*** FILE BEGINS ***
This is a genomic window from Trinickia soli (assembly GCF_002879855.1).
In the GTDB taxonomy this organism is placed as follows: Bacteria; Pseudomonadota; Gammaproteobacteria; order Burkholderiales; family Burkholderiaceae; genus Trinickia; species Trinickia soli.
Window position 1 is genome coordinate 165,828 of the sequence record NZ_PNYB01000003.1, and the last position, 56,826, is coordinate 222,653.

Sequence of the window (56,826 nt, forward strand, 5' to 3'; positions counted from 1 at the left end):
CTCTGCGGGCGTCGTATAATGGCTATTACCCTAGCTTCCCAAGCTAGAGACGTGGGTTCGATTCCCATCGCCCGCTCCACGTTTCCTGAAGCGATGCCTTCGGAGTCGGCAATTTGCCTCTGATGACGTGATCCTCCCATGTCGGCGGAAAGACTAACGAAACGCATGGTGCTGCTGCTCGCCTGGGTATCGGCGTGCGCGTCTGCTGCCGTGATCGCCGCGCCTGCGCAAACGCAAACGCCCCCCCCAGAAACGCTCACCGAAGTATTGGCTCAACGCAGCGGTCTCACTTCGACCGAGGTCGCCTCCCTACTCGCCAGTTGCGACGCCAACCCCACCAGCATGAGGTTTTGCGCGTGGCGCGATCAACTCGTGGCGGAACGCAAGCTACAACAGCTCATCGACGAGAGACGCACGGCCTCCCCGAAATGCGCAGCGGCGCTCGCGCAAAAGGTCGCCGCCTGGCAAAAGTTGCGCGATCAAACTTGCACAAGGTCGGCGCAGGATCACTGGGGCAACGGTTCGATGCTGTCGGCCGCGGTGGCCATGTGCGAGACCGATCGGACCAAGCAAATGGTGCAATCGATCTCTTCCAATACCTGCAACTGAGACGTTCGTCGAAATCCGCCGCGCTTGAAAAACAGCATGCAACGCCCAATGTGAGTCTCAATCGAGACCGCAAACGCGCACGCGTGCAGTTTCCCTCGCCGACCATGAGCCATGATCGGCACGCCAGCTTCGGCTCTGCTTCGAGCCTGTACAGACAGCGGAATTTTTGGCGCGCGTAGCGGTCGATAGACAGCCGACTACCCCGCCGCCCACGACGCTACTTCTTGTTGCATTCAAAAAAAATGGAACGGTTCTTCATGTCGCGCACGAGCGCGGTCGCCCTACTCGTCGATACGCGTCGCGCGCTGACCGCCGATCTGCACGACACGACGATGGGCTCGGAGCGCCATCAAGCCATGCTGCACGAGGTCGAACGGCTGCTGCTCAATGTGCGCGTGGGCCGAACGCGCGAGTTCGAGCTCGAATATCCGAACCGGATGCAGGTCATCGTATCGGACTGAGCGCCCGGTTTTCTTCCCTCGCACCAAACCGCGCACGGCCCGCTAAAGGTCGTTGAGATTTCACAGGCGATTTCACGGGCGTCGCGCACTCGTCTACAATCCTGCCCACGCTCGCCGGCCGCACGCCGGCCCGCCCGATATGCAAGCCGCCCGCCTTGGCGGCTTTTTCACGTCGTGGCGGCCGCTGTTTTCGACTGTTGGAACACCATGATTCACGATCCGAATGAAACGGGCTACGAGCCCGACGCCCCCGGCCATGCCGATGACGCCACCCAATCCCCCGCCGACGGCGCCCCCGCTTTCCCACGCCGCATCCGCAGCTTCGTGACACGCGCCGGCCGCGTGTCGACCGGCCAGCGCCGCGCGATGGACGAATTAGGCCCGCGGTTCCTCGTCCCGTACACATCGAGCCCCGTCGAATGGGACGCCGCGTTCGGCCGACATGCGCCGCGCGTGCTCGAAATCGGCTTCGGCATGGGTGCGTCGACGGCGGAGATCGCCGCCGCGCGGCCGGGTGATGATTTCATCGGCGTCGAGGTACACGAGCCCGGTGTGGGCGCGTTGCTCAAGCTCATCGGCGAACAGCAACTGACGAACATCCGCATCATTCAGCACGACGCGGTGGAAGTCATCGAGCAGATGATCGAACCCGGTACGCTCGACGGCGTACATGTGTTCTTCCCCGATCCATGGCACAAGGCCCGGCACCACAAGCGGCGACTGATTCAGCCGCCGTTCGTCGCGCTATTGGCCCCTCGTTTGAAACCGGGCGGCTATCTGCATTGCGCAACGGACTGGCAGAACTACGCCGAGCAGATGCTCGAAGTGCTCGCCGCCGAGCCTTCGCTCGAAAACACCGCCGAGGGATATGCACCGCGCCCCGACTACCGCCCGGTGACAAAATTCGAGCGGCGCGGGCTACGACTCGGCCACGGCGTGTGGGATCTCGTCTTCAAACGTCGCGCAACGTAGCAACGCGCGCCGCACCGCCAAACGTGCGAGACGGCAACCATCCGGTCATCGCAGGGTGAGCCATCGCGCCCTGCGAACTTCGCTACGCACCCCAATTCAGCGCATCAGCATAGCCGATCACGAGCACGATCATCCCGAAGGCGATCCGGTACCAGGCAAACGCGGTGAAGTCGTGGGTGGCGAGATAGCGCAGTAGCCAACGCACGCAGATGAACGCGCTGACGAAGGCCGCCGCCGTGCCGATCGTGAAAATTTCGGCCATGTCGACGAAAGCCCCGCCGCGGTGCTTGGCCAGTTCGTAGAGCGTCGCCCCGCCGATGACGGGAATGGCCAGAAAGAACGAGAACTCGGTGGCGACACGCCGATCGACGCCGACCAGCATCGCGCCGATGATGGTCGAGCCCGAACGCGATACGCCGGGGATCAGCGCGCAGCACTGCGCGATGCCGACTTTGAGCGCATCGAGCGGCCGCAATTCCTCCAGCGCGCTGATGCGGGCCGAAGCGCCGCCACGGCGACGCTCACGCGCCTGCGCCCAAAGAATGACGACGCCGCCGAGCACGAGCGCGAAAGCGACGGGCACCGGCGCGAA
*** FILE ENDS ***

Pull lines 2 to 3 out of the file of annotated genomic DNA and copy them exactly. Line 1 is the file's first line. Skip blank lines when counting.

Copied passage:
In the GTDB taxonomy this organism is placed as follows: Bacteria; Pseudomonadota; Gammaproteobacteria; order Burkholderiales; family Burkholderiaceae; genus Trinickia; species Trinickia soli.
Window position 1 is genome coordinate 165,828 of the sequence record NZ_PNYB01000003.1, and the last position, 56,826, is coordinate 222,653.